Besides accurate overall system performance, modifiable and cycle-accurate power simulations are the key feature of the combined simulator. While DRAMSim2 adopts Micron’s widely-acknowledged power model with minor changes, the model is improved in DRAMPower to achieve higher accuracy regarding power state transitions, command timings and refresh power calculation . Thus, in Figure 4 memory power results of the combined simulator and standalone McSimA+ are compared with DRAMPower results, obtained through gem5 simulations. Table 3 summarizes the grouping of power statistic of the three simulators used in the comparison. In DRAMSim2 and McSimA+ power statistics had to be converted to energies for a comparison with DRAMPower. Six programs with different memory intensities (see Table 2) are compared using timing and current specifications of Micron’s “MT41J512M8” DDR3-SDRAM module, which is also the default main memory device in gem5. RADIX, a sorting algorithm from the SPLASH-2 benchmark suite, has a low memory intensity. STREAM, included in the McSimA+ source files, represents a very high memory intensity. Two additional programs, ARRAY and SWAP, were written to represent memory intensities between RADIX and STREAM; see Table 2. ARRAY and SWAP are simple programs including the initialization, writing and reading of data arrays in a fashion that results in the desired memory intensity. Cache sizes in gem5 and McSimA+ are set in a way that read and write counts in gem5 and McSimA+ match almost exactly. Besides the power statistics, also the simulated instructions per second are compared.
The energy statistics of McSimA+ are straightforward. While background and refresh power are calculated with rank granularity, only dynamic and i/o power take memory command counters into consideration. Figure 4 shows that ACT/PRE and burst energies occupy a small portion of the total power in low memory intensity programs like RADIX, but account for the dominant proportions in memory-intensive programs such as STREAM. Although a memory power-down state in McSimA+ is mentioned in the source files, the memory did not enter this state during any simulation. Thus, background energy seems overestimated in RADIX and underestimated in STREAM. Activate (ACT)/Precharge (PRE) and burst energies are overestimated in all four simulated programs compared to DRAMPower, while refresh power is underestimated. As for DRAMSim2, all power statistics are based on counters that keep track of power states and commands. Power statistics are calculated based on timing and current parameters obtained from a DDR-SDRAM datasheet. Refresh power is found to be underestimated because it does not include required precharges before the execution of actual refresh commands . ACT/PRE and burst power, however, are far more accurately estimated compared to McSimA+. As for background power, it is evident that state transitions’ energy is lacking in DRAMSim2 when compared to DRAMPower: for a program with low memory intensity like RADIX, background power is slightly overestimated, but underestimated for medium to high memory intensity programs. Overall, if DRAMPower is assumed to be totally accurate, the error of the combined simulator as a percentage is as follows: background 38%, ACT/PRE 130%, burst 63%, refresh 73%. For McSimA+, it is: background 23%, ACT/PRE 524%, burst 247%, refresh 72% (see Figure 4). However, being modifiable and cycle-accurate, the current inaccuracies may be improved to match DRAMPower estimations at a later stage. This, however, is impossible for McSimA+ because power estimates are partly based on rank granularity, and thus, memory architecture research is hardly possible.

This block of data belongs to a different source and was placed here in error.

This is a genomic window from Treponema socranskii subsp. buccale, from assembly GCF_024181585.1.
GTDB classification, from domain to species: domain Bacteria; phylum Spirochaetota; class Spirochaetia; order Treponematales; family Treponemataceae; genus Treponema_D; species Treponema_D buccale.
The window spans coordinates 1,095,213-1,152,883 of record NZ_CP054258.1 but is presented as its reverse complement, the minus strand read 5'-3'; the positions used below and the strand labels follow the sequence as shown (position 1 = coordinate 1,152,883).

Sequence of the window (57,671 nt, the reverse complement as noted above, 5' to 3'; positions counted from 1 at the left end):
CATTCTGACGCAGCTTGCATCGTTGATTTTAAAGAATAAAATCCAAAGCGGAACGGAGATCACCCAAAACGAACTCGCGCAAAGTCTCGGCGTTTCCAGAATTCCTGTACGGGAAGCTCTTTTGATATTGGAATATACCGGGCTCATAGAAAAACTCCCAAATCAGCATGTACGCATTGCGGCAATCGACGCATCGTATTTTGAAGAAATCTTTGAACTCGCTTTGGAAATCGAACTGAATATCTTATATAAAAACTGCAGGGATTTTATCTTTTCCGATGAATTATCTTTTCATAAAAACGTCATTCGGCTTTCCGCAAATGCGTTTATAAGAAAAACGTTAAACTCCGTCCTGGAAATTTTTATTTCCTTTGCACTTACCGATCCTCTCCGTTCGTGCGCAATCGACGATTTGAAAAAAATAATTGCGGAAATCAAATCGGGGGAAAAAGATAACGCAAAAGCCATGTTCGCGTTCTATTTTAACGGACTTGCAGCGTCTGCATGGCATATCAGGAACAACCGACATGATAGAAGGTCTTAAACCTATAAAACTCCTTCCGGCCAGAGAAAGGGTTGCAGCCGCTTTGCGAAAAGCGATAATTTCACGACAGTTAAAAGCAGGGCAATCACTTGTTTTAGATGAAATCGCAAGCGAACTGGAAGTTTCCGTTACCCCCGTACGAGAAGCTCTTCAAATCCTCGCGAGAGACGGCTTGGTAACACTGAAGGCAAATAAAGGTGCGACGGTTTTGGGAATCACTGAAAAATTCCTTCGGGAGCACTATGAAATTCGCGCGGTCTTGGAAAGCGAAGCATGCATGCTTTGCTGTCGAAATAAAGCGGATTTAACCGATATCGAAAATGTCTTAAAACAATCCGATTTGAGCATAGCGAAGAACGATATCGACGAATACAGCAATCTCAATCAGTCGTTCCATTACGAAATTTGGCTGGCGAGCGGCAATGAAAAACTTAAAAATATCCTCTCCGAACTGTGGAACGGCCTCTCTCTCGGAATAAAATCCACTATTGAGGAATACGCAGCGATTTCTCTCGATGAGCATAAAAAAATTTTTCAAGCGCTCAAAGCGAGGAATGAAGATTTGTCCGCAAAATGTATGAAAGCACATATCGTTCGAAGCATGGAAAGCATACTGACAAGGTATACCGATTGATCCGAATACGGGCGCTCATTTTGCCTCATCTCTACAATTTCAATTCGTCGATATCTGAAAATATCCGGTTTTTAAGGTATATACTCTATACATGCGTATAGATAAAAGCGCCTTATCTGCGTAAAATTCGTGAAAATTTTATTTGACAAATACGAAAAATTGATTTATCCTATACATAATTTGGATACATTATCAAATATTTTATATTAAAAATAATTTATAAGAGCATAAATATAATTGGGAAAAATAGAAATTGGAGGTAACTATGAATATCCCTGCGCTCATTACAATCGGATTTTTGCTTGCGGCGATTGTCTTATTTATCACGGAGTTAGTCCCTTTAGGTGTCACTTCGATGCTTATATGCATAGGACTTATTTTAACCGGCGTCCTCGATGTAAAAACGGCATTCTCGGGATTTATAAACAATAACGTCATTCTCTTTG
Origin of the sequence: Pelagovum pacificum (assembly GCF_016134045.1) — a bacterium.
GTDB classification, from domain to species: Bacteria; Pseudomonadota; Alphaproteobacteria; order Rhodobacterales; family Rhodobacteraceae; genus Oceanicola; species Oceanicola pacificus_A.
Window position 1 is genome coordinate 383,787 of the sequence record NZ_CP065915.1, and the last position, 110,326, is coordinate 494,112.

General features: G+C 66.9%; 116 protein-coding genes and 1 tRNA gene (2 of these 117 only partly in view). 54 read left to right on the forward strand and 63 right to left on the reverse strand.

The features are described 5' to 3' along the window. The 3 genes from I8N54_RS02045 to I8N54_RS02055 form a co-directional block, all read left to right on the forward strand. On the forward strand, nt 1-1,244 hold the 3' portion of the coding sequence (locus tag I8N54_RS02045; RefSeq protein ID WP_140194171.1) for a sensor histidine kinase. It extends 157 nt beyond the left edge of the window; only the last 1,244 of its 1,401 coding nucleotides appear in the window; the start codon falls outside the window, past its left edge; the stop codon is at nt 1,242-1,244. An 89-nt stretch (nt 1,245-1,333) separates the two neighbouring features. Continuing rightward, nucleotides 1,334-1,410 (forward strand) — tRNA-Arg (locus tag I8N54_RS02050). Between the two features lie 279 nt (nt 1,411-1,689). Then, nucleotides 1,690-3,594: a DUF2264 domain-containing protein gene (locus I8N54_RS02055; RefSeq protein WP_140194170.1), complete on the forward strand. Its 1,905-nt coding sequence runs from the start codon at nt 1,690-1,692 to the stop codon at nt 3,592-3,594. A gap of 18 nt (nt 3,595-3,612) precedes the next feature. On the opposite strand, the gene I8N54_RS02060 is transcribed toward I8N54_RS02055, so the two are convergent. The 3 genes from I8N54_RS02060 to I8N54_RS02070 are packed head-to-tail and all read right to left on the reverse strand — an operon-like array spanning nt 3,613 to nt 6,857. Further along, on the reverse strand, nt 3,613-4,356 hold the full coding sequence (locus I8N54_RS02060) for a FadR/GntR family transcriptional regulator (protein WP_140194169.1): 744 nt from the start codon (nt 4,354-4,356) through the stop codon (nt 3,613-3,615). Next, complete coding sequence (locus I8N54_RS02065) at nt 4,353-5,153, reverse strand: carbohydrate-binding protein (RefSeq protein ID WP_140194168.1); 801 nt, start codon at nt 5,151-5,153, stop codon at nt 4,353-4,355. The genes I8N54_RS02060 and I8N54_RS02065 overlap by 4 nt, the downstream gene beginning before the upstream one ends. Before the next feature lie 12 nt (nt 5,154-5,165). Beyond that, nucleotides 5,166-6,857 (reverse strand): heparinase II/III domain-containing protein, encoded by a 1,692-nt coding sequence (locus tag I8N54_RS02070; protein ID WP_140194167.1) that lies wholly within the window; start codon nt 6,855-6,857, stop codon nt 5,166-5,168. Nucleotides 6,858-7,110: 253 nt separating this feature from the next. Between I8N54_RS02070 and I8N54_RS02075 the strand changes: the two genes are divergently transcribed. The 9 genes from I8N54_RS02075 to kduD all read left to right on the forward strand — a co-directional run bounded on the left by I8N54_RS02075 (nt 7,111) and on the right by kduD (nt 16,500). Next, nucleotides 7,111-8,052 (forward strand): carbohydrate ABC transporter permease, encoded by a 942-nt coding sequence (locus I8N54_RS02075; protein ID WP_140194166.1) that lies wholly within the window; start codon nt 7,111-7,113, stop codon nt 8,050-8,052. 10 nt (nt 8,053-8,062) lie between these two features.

This paper discussed the advantages of integrating (and the actual integration of) a cycle-accurate main memory simulator into an event-driven application-level+ simulation environment. The combined simulator makes it possible to track memory transactions in real time instead of relying on the fixed latency and bandwidth parameters that most full-system or application-level+ simulators, including McSimA+, implement. A two-step verification process showed that the overall system accuracy is only slightly sacrificed while the simulation runtime is still shorter compared to other system emulation simulators like gem5. Moreover, the integration allows for a more thorough modification of the memory system and, thus, completes the detailed microarchitecture modeling of other components in McSimA+. Overall, an ideal balance of simulation runtime, main memory result accuracy and flexibility has been achieved. Most importantly, power estimates of custom DDRx-SDRAM designs, which the standalone McSimA+ simulator does not support, can be simulated and verified with the integrated simulator. Therefore, the combined simulator is ideal for memory research, especially the verification of custom main memory designs and architectures based on the DDR2/DDR3-SDRAM standard.
K.B.: conceptualization, investigation, methodology, validation, visualization and writing the original draft. D.T.N.: methodology and validation. H.-J.L.: project administration and supervision. H.K.: conceptualization, project administration, supervision and writing review and editing.
This work received funding from Samsung Research Funding Center of Samsung Electronics under Project Number SRFC-IT1602-03.
This work was supported by Samsung Research Funding Center of Samsung Electronics under Project Number SRFC-IT1602-03.
Conflicts of Interest
The authors declare no conflict of interest.
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Figure 1. Block diagram of DRAMSim2 integration into the McSimA+ simulation environment.
Figure 2. PARSEC 3.0 simulation results of gem5, McSimA+/DRAMSim2 and McSimA+. The input size is ‘simsmall’ and the build-configuration gcc-serial. gem5 results for the packages facesim, ferret, raytrace, vips and x264 are omitted because simulations failed due to unsupported system calls. For McSimA+, the correct execution could not be verified for facesime, raytrace, vips and x264; however, the results for ferret are shown. (a) Simulated instructions; (b) instructions per cycle (IPC); (c) L1 data cache accesses; (d) simulated program runtime.
Figure 3. PARSEC 3.0 simulation times of gem5, McSimA+/DRAMSim2 and McSimA+.
Figure 4. Energy statistics of programs with different memory intensities simulated in gem5/DRAMPower, DRAMSim2/McSimA+ and standalone McSimA+. (a) RADIX; (b) ARRAY; (c) SWAP -2; (d) SWAP-5; (e) SWAP-10; (f) STREAM.
Table 1. Simulated system parameters.
|CPU model||Out Of Order (OOO)|
|Memory modules (DIMM)||1|
|Main memory frequency||800|
|Main memory size||2|
|L1 data cache size||32 kB|
|L2 cache size||256 kB|
Note: gem5 simulations were executed on a virtual machine running Ubuntu 16.04, while McSimA+ and McSimA+/DRAMSim2 simulations were executed on a virtual machine running CentOS 7. The host machine runs on an Intel Core i5-4590.
Table 2. Applications used for power model comparison.
|total instructions||28 m||3.4 m||5.6 m||2.3 m||1.2 m||1.25 m|
|memory reads||52 k||34 k||163 k||163 k||131 k||395 k|
|memory writes||23 k||13 k||92 k||92 k||73 k||125 k|
|instr./sec (McSimA+)||210 k||173 k||188 k||140 k||117 k||104 k|
|instr./sec (combined)||207 k||161 k||161 k||118 k||90 k||66 k|
|instr./sec (gem5)||178 k||139 k||115 k||72 k||53 k||36 k|
Note: mem transact./instr.: average memory transactions per instruction, instr./sec: instructions per second that the host machine is capable of simulating.
Table 3. Power statistics grouping.
|background||ACT bg + PRE bg + ACT pdn + PRE pdn||standby|
|ACT/PRE||ACT + PRE||dynamic|
|burst||write + read||i/o|
|refresh||refresh + self-refresh||refresh|
Note: ACT: Activate, PRE: Precharge, bg: background, pdn: power-down, i/o: input/output.